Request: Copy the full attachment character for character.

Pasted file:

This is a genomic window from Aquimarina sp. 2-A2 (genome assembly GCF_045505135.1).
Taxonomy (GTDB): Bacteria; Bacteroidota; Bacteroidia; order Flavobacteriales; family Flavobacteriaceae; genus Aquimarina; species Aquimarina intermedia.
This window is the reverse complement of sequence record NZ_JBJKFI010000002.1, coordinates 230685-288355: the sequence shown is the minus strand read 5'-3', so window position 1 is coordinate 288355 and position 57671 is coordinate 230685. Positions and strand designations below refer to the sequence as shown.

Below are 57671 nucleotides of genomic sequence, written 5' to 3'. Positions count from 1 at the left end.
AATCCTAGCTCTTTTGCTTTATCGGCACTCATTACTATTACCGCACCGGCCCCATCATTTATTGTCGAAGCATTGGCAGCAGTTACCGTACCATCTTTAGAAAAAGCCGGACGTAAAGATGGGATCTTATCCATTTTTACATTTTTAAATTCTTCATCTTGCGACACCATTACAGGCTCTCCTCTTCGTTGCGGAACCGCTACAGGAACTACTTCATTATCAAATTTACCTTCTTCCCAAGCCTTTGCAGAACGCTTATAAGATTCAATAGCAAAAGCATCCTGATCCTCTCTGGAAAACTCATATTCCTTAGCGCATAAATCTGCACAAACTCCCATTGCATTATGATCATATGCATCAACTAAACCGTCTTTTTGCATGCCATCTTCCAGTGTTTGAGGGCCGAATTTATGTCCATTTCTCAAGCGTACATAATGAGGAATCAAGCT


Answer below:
This is a genomic window from Aquimarina sp. 2-A2 (genome assembly GCF_045505135.1).
Taxonomy (GTDB): Bacteria; Bacteroidota; Bacteroidia; order Flavobacteriales; family Flavobacteriaceae; genus Aquimarina; species Aquimarina intermedia.
This window is the reverse complement of sequence record NZ_JBJKFI010000002.1, coordinates 230685-288355: the sequence shown is the minus strand read 5'-3', so window position 1 is coordinate 288355 and position 57671 is coordinate 230685. Positions and strand designations below refer to the sequence as shown.

Below are 57671 nucleotides of genomic sequence, written 5' to 3'. Positions count from 1 at the left end.
AATCCTAGCTCTTTTGCTTTATCGGCACTCATTACTATTACCGCACCGGCCCCATCATTTATTGTCGAAGCATTGGCAGCAGTTACCGTACCATCTTTAGAAAAAGCCGGACGTAAAGATGGGATCTTATCCATTTTTACATTTTTAAATTCTTCATCTTGCGACACCATTACAGGCTCTCCTCTTCGTTGCGGAACCGCTACAGGAACTACTTCATTATCAAATTTACCTTCTTCCCAAGCCTTTGCAGAACGCTTATAAGATTCAATAGCAAAAGCATCCTGATCCTCTCTGGAAAACTCATATTCCTTAGCGCATAAATCTGCACAAACTCCCATTGCATTATGATCATATGCATCAACTAAACCGTCTTTTTGCATGCCATCTTCCAGTGTTTGAGGGCCGAATTTATGTCCATTTCTCAAGCGTACATAATGAGGAATCAAGCT